NASA is demonstrating its hipness by tweeting supernovas at pop stars

The rascals behind NASA’s peerless social media presence are at it again.

The US space agency, which put a man on the moon in 1969, has incidentally mastered the art of social media. Space probes are anthropomorphized, breathtaking images are shared incessantly, and sold-out events are held—all with the shared goal of getting as many people as possible interested in the agency’s accomplishments and discoveries. NASA, more than any other US government entity, is hip, and it wants you to know it.

Today (April 28), NASA’s Goddard Space Flight Center ‘grammed and tweeted a striking composite image of the supernova remnant Cassiopeia A, tagging renowned singer-songwriter Sara Bareilles in both.

This is for our friend @SaraBareilles who seems to have a soft spot for and likes to sing about Cassiopeia A supernova. NASA's Fermi Gamma-ray Space Telescope show where supernova remnants emit radiation a billion times more energetic than visible light. The images bring astronomers a step closer to understanding the source of some of the universe's most energetic particles — cosmic rays. This composite shows the Cassiopeia A supernova remnant across the spectrum: Gamma rays (magenta) from NASA's Fermi Gamma-ray Space Telescope; X-rays (blue, green) from NASA's Chandra X-ray Observatory; visible light (yellow) from the Hubble Space Telescope; infrared (red) from NASA's Spitzer Space Telescope; and radio (orange) from the Very Large Array near Socorro, N.M. Credit: NASA/DOE/Fermi LAT Collaboration, CXC/SAO/JPL-Caltech/Steward/O. Krause et al., and NRAO/AUI #nasagoddard #Cassiopeia #SaraBareilles #space #supernova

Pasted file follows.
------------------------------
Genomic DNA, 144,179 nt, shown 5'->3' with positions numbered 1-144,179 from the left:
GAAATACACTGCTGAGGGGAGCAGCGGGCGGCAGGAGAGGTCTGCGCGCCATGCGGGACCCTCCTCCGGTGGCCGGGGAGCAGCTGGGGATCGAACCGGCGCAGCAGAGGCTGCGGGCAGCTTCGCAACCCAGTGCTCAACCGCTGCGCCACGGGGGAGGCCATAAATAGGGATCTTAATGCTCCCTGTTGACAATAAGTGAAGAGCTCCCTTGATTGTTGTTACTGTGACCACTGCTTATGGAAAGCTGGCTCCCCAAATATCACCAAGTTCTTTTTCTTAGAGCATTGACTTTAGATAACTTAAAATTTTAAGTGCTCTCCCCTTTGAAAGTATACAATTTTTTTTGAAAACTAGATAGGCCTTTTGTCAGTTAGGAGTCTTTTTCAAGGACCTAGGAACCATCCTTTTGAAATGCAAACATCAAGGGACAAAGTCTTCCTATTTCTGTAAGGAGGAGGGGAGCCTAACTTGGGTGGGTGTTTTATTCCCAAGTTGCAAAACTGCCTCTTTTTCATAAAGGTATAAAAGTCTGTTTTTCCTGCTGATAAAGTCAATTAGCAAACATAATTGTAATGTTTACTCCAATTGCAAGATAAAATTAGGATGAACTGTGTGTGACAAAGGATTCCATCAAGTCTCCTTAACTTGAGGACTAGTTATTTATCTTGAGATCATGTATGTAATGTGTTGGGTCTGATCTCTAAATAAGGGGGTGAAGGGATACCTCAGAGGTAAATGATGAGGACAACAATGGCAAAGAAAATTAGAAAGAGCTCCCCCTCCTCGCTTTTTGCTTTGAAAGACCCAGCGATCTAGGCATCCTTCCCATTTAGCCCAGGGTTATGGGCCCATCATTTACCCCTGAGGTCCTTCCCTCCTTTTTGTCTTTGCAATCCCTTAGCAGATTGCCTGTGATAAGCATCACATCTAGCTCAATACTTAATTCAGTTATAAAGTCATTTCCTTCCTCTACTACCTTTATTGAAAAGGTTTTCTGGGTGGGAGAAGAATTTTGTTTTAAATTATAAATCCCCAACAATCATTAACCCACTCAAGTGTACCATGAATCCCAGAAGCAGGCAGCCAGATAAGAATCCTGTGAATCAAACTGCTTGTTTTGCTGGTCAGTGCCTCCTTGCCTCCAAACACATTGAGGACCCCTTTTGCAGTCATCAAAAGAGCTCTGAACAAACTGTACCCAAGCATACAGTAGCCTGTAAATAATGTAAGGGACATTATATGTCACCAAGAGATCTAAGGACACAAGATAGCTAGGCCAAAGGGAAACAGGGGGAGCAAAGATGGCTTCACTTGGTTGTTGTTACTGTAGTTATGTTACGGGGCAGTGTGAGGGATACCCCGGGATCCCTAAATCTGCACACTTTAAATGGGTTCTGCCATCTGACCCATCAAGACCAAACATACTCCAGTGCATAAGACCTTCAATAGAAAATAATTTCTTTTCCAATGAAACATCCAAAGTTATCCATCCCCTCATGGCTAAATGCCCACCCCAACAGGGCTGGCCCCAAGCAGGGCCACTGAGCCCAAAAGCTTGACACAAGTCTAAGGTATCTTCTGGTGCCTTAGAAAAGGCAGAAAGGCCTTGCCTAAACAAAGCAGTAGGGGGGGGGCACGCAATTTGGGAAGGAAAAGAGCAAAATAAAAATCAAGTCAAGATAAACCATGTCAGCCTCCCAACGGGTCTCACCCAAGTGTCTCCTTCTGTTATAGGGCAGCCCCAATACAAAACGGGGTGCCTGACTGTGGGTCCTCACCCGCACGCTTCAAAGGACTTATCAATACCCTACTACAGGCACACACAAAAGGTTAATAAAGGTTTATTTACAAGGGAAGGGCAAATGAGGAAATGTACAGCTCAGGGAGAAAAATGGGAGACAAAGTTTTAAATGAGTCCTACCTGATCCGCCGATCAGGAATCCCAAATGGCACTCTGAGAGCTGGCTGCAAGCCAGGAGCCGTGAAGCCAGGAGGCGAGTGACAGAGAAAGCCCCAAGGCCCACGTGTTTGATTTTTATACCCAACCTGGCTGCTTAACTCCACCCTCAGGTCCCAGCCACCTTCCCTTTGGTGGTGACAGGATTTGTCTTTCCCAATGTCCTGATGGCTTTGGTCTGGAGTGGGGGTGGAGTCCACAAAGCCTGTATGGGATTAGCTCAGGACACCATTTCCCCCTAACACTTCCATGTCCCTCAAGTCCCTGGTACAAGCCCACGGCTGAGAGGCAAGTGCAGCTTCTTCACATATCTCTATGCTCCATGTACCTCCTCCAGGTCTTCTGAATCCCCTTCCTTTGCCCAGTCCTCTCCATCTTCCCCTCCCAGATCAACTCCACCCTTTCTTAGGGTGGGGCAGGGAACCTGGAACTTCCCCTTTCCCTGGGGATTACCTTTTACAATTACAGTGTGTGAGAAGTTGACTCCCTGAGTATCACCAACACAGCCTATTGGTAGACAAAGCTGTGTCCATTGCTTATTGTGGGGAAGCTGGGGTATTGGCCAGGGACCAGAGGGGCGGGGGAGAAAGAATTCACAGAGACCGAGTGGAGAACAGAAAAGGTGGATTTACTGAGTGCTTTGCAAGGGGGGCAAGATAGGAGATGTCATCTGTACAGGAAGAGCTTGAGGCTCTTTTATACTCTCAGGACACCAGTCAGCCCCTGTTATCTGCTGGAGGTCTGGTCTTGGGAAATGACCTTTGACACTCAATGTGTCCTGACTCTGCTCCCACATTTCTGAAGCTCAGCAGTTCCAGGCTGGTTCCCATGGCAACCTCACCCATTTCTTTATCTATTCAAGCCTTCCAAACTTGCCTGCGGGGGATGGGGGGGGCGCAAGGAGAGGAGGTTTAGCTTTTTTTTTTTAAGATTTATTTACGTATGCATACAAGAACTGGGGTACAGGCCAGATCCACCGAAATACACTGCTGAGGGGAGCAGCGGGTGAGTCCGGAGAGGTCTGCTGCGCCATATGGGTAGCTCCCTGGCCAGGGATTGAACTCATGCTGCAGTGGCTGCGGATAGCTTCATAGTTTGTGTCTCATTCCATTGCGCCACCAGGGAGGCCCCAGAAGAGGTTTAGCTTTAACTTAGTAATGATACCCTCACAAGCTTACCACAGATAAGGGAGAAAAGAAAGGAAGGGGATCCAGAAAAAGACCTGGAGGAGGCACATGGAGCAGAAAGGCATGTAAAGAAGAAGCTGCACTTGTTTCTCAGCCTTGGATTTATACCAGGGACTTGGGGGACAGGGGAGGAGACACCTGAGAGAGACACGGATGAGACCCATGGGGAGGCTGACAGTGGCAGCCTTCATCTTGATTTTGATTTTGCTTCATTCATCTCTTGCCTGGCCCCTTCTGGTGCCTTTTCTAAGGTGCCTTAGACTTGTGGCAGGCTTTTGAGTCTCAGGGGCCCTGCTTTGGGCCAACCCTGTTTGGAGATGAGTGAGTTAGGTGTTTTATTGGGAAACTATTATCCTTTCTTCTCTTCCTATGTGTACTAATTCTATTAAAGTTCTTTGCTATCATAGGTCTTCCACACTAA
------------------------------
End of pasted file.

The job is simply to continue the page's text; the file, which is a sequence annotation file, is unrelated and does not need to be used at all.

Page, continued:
A post shared by NASA Goddard (@nasagoddard) on

This is for our friend Sara Bareilles who seems to have a soft spot for and likes to sing about Cassiopeia A supernova,” the Instagram post read. That is, of course, a reference to Bareilles’ song “Cassiopeia,” off her Grammy-winning 2013 album The Blessed Unrest, embedded below for your listening pleasure.

NASA Goddard’s Instagram account has 1.4 million followers, which is quite a lot on its own. The main NASA Instagram account has 11.3 million followers. But when Bareilles caught wind of the image, she tweeted it out to her 3.3 million followers. Just like that, its audience more than doubled.

Make no mistake, this was a strategic decision by the wise internet wizards at NASA. Bareilles, who’s active on social media, has tweeted about space things before. NASA probably figured that she was likely to share the image to her many followers if she was tagged in it.

Other US government agencies, take note. This is how you make the people think you’re cool. Perhaps next will be this:

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